RootsAir From Costa Rica, joined Feb 2005, 4186 posts, RR: 40 Posted (7 years 4 months 1 week 2 days 4 hours ago) and read 19884 times:
A few weeks ago I recieved an email about BA's excellent attiude.
It went like this
This scene took place on a BA flight between Johannesburg, South Africa and London, England.
A white woman, about 50 years old, was seated next to a black man. Obviously disturbed by this, she called the air hostess.
"You obviously do not see it then?" she responded.
"You placed me next to a black man. I do not agree to sit next to someone from such a repugnant group. Give me an alternative seat."
"Be calm please," the hostess replied.
"Almost all the places on this flight are taken. I will go to see if another place is available."
The hostess went away and then came back a few minutes later.
"Madam, just as I thought, there are no other available seats in the Economy Class. I spoke to the captain and he informed me that there is also no seats in the Business Class. All the same, we still have one place in the First Class."
Before the woman could say anything, the hostess continued. "It is not usual for our company to permit someone from the Economy Class to sit in the First Class. However, given the circumstances, the captain feels that it would be scandalous to make someone sit next to someone sooooo disgusting."
She turned to the black guy, and said, "Therefore, Sir, if you would like to please collect your hand luggage, a seat awaits you in First Class."
At that moment, the other passengers, who'd been shocked by what they had just witnessed, stood up and applauded.
This is a true story.
Is this a true story or just a promotion for BA
A man without the knowledge of his past history,culture and origins is like a tree without roots
Source is first hand on a flight from South Africa. The white passenger didn't quite say the words quoted in the article, but discretely said to the my colleague that she didn't want to be seated next to a black "smelly" man, and she should be upgraded for the trauma!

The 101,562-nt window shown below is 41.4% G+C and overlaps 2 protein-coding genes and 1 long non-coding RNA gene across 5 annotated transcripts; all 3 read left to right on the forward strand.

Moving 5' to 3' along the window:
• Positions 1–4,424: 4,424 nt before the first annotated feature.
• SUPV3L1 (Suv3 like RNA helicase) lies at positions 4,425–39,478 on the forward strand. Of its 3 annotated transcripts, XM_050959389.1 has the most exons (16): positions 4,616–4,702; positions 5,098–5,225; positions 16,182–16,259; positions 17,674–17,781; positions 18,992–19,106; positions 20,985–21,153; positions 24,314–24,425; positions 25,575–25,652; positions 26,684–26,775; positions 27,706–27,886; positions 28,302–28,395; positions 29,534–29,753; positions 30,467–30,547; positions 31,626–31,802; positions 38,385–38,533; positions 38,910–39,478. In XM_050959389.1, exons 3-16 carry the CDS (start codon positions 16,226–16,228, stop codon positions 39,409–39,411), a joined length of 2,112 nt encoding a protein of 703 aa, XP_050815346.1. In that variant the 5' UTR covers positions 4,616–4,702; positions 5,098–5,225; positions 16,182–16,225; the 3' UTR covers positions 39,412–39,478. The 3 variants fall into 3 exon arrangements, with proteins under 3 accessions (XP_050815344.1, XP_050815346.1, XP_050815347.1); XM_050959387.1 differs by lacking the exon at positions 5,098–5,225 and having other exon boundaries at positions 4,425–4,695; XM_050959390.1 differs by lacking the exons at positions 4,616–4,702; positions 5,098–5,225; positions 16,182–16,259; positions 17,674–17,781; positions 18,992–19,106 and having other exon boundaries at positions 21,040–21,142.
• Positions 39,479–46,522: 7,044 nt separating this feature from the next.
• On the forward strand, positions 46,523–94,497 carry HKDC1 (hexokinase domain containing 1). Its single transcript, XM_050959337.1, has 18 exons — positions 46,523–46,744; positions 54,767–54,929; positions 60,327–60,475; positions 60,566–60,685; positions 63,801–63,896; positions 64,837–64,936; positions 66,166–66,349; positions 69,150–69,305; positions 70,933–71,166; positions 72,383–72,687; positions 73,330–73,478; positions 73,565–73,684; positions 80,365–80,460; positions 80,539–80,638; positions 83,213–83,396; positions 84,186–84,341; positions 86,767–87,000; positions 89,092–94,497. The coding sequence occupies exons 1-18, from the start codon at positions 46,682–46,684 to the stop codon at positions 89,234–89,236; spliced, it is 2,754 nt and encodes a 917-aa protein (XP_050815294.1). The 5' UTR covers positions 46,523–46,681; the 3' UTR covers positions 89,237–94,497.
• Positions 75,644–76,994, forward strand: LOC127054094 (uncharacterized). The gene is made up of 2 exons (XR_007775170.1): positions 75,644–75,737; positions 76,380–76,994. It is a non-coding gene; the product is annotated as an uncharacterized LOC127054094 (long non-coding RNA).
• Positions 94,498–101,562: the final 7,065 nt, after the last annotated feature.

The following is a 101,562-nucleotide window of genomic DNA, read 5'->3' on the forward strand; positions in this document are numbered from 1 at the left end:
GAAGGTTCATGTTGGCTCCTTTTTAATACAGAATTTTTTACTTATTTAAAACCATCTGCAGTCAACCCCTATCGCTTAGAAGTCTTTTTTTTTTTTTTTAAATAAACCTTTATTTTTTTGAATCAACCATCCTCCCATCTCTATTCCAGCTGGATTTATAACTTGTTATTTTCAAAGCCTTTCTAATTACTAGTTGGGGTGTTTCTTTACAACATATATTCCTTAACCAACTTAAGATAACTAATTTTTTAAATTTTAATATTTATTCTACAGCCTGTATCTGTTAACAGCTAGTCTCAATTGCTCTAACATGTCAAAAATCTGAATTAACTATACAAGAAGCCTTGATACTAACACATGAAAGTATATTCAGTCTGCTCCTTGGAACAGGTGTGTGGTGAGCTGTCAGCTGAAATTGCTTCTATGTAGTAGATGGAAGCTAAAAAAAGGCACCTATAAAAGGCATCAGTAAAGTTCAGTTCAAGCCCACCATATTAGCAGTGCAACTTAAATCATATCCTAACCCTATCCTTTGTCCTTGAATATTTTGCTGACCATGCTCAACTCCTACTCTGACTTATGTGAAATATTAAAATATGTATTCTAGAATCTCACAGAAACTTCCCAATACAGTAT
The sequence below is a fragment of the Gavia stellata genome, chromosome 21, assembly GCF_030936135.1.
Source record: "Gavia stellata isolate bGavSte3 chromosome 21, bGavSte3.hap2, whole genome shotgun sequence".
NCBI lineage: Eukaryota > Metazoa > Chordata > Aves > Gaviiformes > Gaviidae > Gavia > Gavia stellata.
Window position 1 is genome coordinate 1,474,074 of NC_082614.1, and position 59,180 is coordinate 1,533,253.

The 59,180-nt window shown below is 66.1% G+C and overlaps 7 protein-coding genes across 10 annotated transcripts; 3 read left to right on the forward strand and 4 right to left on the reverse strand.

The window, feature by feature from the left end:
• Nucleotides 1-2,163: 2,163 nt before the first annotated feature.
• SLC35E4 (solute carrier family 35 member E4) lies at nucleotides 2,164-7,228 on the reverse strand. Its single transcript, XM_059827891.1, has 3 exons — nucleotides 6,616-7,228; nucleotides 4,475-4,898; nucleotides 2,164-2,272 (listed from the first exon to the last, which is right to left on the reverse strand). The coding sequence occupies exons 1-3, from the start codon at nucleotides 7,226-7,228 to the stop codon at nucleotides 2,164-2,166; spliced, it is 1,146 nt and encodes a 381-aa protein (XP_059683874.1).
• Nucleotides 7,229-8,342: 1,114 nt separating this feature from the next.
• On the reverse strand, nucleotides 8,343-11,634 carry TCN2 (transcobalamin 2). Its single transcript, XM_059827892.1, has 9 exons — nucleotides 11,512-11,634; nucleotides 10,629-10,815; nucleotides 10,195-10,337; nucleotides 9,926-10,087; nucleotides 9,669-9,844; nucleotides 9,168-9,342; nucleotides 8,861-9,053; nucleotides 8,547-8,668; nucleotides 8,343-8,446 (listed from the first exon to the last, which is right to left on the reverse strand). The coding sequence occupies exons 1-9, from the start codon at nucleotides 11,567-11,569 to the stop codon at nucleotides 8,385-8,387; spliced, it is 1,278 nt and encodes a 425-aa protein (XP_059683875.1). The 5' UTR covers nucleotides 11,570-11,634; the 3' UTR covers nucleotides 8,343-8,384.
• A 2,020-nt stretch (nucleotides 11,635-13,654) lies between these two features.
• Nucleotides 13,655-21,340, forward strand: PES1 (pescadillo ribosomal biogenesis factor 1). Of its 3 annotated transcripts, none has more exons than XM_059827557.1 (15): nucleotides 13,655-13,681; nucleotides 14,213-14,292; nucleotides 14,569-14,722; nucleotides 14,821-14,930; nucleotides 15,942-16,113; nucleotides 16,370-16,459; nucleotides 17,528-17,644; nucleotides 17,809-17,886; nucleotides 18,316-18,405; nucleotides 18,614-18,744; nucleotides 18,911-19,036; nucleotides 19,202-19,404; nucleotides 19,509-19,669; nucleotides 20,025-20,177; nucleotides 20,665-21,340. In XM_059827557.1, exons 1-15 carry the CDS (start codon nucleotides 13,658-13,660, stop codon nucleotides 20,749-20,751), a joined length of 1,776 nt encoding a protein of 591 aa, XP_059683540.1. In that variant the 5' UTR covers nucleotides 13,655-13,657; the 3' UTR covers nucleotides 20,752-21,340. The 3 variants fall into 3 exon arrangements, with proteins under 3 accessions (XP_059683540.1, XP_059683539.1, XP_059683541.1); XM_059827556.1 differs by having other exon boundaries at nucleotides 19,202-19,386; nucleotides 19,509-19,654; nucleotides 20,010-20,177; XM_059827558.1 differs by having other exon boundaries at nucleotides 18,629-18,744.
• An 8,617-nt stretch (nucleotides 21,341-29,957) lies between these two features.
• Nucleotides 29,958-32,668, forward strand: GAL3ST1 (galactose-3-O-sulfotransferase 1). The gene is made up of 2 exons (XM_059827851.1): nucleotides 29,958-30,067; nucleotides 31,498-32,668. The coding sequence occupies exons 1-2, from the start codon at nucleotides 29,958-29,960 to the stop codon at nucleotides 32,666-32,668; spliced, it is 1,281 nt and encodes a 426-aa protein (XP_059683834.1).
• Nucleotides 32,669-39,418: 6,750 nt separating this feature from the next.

The crew member proceeded to speak to the CSD and upgraded the black man, to the total shock of the white woman. Oh, and it was a Club World upgrade, not First...
This flight was in January 2005. Whilst I can't certify the story of this thread refers to this example, I can tell you my example a true story. I'm sure this kind of stories can be found all around the world, from all airlines!
B707Stu From United States of America, joined Feb 2005, 918 posts, RR: 4
Reply 13, posted (7 years 4 months 1 week 2 days 3 hours ago) and read 19485 times:
I'm not sure this is a true story but I can tell you one similar from a TWA LHR-JFK flight I was on in 1980 that was very similar. There was a group of South African men in economy. I was in "Ambassador Class." There was a black flight attendant serving economy. The South African men refused to be served by her, who, by the way, was not only beautiful but a charming young lady.
I heard a commotion in the back of the plane. The purser went to the rear and told the "gentlemen" that they were now in the "USA" as a result of being on board TWA (RIP) and their behavior was unacceptable. The purser had the flight attendant moved to first class so she wouldn't receive any further harassment. I'm not sure if the "gentlemen" ended up eating or not but it got loud back there.
I was proud to be American that day because the Ambassador and First Class cabins applauded the flight attendant when she came up. I couldn't believe what I witnessed. Oh, police met the 747 at JFK.
StealthZ From Australia, joined Feb 2005, 5697 posts, RR: 44
Reply 14, posted (7 years 4 months 1 week 2 days 1 hour ago) and read 19114 times:
I am going with the urban myth on this one, I have been hearing this story almost word perfect except for the airline name periodically in emails or humour websites for at least as long as I have had internet access and that would be early 1993... perhaps even earlier on CompuServe
Perhaps similar things occour but this story as written has been around for many years....
A bit like the USN Aircraft carrier and the light house..
[Edited 2007-05-18 14:55:55]
If your camera sends text messages, that could explain why your photos are rubbish!
BeechNut From Canada, joined Apr 2004, 726 posts, RR: 10
Reply 18, posted (7 years 4 months 1 week 1 day 22 hours ago) and read 17415 times:
Sounds like urban legend to me.
But I did have a similar experience, that happened to me and my wife (who at the time was my GF, this is 20+ years ago).
We were flying home from a holiday in the UK. I was travelling on points and she on a paid ticket. I could only get a seat in business class, she obviously paid for a cheapo ticket. This was on Air Canada, on a 747 Combi. Anyway, when boarding I politely asked the steward if it would at all be possible for my wife to upgrade to business, and if not, would he mind if I put my wife up in business and I took her seat in coach? It had worked on the outbound flight, and my wife was upgraded.